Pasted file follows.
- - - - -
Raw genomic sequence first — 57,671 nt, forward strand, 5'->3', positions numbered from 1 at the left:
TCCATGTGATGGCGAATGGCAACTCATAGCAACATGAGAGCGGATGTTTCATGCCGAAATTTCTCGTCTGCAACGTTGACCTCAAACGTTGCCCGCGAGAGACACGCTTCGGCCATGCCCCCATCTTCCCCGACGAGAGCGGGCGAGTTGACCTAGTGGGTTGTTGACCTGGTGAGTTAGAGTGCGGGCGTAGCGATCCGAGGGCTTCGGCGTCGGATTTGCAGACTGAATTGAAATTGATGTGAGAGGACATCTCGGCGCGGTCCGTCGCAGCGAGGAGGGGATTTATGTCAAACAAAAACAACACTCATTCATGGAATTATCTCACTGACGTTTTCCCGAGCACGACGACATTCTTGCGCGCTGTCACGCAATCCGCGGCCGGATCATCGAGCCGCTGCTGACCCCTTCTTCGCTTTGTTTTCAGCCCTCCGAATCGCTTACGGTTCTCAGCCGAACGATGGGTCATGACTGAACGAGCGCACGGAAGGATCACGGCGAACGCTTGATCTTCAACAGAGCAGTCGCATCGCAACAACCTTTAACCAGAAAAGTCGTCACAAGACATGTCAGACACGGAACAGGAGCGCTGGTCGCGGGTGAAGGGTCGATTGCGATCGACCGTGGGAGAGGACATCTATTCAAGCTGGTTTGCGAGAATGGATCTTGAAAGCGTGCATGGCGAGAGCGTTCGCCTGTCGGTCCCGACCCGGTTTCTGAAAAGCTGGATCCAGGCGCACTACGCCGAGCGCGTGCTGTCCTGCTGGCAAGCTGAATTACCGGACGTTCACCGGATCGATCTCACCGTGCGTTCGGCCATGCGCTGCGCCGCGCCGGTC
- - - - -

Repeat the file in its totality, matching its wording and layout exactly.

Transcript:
Raw genomic sequence first — 57,671 nt, forward strand, 5'->3', positions numbered from 1 at the left:
TCCATGTGATGGCGAATGGCAACTCATAGCAACATGAGAGCGGATGTTTCATGCCGAAATTTCTCGTCTGCAACGTTGACCTCAAACGTTGCCCGCGAGAGACACGCTTCGGCCATGCCCCCATCTTCCCCGACGAGAGCGGGCGAGTTGACCTAGTGGGTTGTTGACCTGGTGAGTTAGAGTGCGGGCGTAGCGATCCGAGGGCTTCGGCGTCGGATTTGCAGACTGAATTGAAATTGATGTGAGAGGACATCTCGGCGCGGTCCGTCGCAGCGAGGAGGGGATTTATGTCAAACAAAAACAACACTCATTCATGGAATTATCTCACTGACGTTTTCCCGAGCACGACGACATTCTTGCGCGCTGTCACGCAATCCGCGGCCGGATCATCGAGCCGCTGCTGACCCCTTCTTCGCTTTGTTTTCAGCCCTCCGAATCGCTTACGGTTCTCAGCCGAACGATGGGTCATGACTGAACGAGCGCACGGAAGGATCACGGCGAACGCTTGATCTTCAACAGAGCAGTCGCATCGCAACAACCTTTAACCAGAAAAGTCGTCACAAGACATGTCAGACACGGAACAGGAGCGCTGGTCGCGGGTGAAGGGTCGATTGCGATCGACCGTGGGAGAGGACATCTATTCAAGCTGGTTTGCGAGAATGGATCTTGAAAGCGTGCATGGCGAGAGCGTTCGCCTGTCGGTCCCGACCCGGTTTCTGAAAAGCTGGATCCAGGCGCACTACGCCGAGCGCGTGCTGTCCTGCTGGCAAGCTGAATTACCGGACGTTCACCGGATCGATCTCACCGTGCGTTCGGCCATGCGCTGCGCCGCGCCGGTC